The Self-Image Project was initially designed as part of the Transition To Work Course although it is increasingly being used on other Courses. But what's it like? What do the young people actually do?

There are three main elements of the Self Image Project:


All students on the Transition To Work Course undergo an extensive induction process over an initial four week period. Apart from all the practical information and introductions, the students do a range of creative activities; dance and theatre workshops, introductory gardening, cookery and craft sessions, trips to art galleries, hill walks and an overnight stay in a youth hostel. It's fun and challenging and a great way for staff and students to get to know a lot about each other.

Core self-image work

Through the following months students work in groups focusing on a range of educational activities in a set time-table - maths, English, IT . But each term the timetable will be put to one side and the students will find themselves instructed to bring "bendy clothes " for a week because they will start every day with a dance class and then work the afternoons creating physical theatre. Or they will find themselves climbing to the top of Ilkley Moor with a 35mm camera or wandering through Undercliffe Cemetery wearing a suit or setting up a tripod in another students' bedroom! Why? Because each student will print up a black and white photo of themselves in which they try to communicate something about the kind of person they are.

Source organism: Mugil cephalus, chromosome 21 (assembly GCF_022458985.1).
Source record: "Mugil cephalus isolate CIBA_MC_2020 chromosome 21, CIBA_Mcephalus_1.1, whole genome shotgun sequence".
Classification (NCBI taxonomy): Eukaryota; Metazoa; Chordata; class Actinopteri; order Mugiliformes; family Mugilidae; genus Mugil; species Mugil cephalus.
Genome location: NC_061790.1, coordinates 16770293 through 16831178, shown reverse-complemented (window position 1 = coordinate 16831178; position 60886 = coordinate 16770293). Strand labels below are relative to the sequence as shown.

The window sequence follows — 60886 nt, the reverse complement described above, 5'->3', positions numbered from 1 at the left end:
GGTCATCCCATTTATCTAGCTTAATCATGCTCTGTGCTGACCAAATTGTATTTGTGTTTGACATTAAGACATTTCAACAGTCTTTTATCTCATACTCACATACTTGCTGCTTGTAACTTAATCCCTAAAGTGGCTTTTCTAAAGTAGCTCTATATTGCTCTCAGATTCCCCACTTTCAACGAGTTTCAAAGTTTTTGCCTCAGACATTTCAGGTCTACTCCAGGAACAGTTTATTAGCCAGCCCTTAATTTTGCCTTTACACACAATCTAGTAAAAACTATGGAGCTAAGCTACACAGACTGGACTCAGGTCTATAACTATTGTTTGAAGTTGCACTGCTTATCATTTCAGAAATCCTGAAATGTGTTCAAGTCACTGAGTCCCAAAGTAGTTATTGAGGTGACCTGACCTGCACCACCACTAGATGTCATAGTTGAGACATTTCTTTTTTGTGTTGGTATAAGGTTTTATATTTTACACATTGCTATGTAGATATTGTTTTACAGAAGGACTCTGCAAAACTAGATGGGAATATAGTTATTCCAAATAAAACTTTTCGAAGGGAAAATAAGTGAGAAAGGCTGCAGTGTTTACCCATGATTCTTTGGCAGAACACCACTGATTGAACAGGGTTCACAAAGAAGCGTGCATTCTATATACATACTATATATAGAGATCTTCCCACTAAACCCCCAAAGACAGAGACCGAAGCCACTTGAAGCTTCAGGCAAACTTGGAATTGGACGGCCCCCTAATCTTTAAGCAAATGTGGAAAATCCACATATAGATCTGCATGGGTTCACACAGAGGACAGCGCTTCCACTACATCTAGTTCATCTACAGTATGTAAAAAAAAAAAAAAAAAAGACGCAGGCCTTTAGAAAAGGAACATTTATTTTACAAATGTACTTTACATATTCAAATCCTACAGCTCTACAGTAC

Examples of core self-image work.

Public creative work

Towards the end of their time on Transition To Work, all students are offered the chance to take part in a major project, working alongside a team of artists in a professional situation. Over recent years students have found themselves performing on the banks of the Leeds-Liverpool canal to an audience of over 400 people, travelling to Galway in Ireland to run workshops and do street theatre, preparing an exhibition for the National Museum of Photography, Film and Television or even working in a deserted mill at 4 o' clock in the morning to shoot the final scenes of a video.

Examples of public creative work.

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